You can see that the proportions on everything are too thin—it’s very noticeable on Claris. Here’s what it looks like stretched out:

This shows you a lot more of the game world than you’d get in the standard 4:3 mode, but you can see that all of the 2D elements in the scene are displayed with the wrong aspect ratio. This lack of aspect ratio correction for 2D elements is common to most widescreen games of that era. In Nights, for example, you can see that the interface elements and all 2D in-game elements (the tree, the stars in the upper left corner) are displayed at the wrong aspect ratio when playing in widescreen. This hurts some games more than others.2


Christmas Nights

Both Christmas Nights and Nights support native widescreen. This is probably one of the most famous widescreen games of the era.

Nights benefits enormously from a wider field of view, even though it uses a lot of sprites. Being able to see more of where you’re going makes for a much better game.

Panzer Dragoon Zwei

Like Nights, Panzer Zwei has a similar field of view in either mode, with more content displayed on the sides.


This is an obscure game, but Baroque’s spare, gritty low-poly nightmarish landscapes are some of the most beautiful and haunting I’ve ever seen. It reminds me a lot of Lilith’s dreamscapes, like Oneiric Gardens and Crypt Worlds.

Baroque makes heavy use of sprites; all of the game’s NPCs and enemies are sprites in a 3D space. Unfortunately, that makes it look worse in widescreen than the other games I’ve written about.

Virtua Fighter (32X)

This game’s almost entirely 3D, so it scales very well; the only major 2D element is the 2D background.


A more complete list of widescreen games of this generation is available on the Sega-16 forums.

  1. This is the same technique used by widescreen DVDs and Wii games.

  2. I’ve focused on Sega games for this post; I haven’t checked to see whether PS1 or N64 games have the same aspect ratio issues with sprites.

Homebrew GCC Changes Coming

Big GCC changes are a-coming to Homebrew, which will make building your own software against Homebrew-provided GCCs much more reliable. There’s going to be a transition period, though, and any software built against GCC will need to be rebuilt against the new package to work. We’ll be pushing the changes on December 12th, 2014, and this post is here to help you get ready for it!

(This only affects software built using Homebrew’s GCC. Any software built using Clang, which is the compiler that Apple ships, will be unaffected. If you don’t know what this means: you’re probably fine.)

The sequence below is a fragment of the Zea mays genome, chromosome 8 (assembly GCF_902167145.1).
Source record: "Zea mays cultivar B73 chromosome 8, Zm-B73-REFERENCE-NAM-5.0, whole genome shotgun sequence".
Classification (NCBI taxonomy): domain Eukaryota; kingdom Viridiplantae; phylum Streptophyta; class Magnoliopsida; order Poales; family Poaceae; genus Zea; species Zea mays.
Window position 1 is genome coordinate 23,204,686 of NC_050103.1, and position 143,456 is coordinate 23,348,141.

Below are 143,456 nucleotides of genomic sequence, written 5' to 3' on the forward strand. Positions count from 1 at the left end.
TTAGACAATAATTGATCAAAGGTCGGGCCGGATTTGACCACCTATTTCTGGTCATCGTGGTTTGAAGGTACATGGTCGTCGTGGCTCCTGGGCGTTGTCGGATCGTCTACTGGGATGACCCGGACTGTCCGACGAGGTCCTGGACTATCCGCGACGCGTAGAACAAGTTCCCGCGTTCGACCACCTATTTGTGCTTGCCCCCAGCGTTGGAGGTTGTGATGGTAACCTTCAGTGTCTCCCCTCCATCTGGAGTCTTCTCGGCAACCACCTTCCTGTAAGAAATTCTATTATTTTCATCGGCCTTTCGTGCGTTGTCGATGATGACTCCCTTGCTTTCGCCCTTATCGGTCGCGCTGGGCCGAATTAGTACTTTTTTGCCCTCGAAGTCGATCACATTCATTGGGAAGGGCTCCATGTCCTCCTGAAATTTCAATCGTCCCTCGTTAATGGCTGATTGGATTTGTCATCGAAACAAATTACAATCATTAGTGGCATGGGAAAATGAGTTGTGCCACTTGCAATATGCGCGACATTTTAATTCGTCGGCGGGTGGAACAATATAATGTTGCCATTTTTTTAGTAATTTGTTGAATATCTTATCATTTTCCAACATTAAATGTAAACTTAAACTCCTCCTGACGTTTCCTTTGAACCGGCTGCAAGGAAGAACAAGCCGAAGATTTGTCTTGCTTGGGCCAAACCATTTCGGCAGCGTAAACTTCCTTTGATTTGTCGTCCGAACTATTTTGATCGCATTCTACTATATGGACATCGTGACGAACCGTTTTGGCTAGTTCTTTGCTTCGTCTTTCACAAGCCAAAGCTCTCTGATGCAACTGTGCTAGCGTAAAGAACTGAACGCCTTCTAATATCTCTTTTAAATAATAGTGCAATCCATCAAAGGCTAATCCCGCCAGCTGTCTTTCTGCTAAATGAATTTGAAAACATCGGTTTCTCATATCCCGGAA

The problem

Since Apple provides many of the same libraries as GCC, Homebrew installs GCC to a nonstandard location in order to avoid shadowing those libraries. Homebrew currently installs GCC using the --enable-version-specific-runtime-libs option to sandbox its libraries and headers, which installs libraries into versioned locations like so:


Since the full version of GCC is embedded—including the minor version—along with the OS version, every minor release is installed to a new location; this breaks any software which has dynamically linked against a previous GCC version’s copies of these libraries.

What’s changing

The new GCC package we are shipping will install GCC libraries to a path containing only the series version of GCC. For example, libgfortran will now be installed to:


This has several advantages:

  • New releases of GCC 4.9 will be installed to the same path, so software built using GCC 4.9.2 will work with software built using GCC 4.9.3.
  • The same changes will be applied to the gcc49 formula in the homebrew/versions repository, allowing gcc49 to provide the 4.9 libraries when gcc is eventually upgraded to 5.0.

What you need to do

If you’re a user

If you have built any software using the Homebrew-installed GCC, you will need to reinstall that software once the package is updated on the 12th.

If you provide binary packages built using the Homebrew-installed GCC

If you provide binary packages that were built using the Homebrew-installed GCC, you should rebuild them using the new formula and have them ready for your users on the 12th.

If you maintain Homebrew formulae that use GCC/GFortran

If you maintain Homebrew formulae that build using GCC or GFortran, you should consider bumping their revisions on the 12th to ensure that users rebuild them against the new GCC package.

The tl;dr version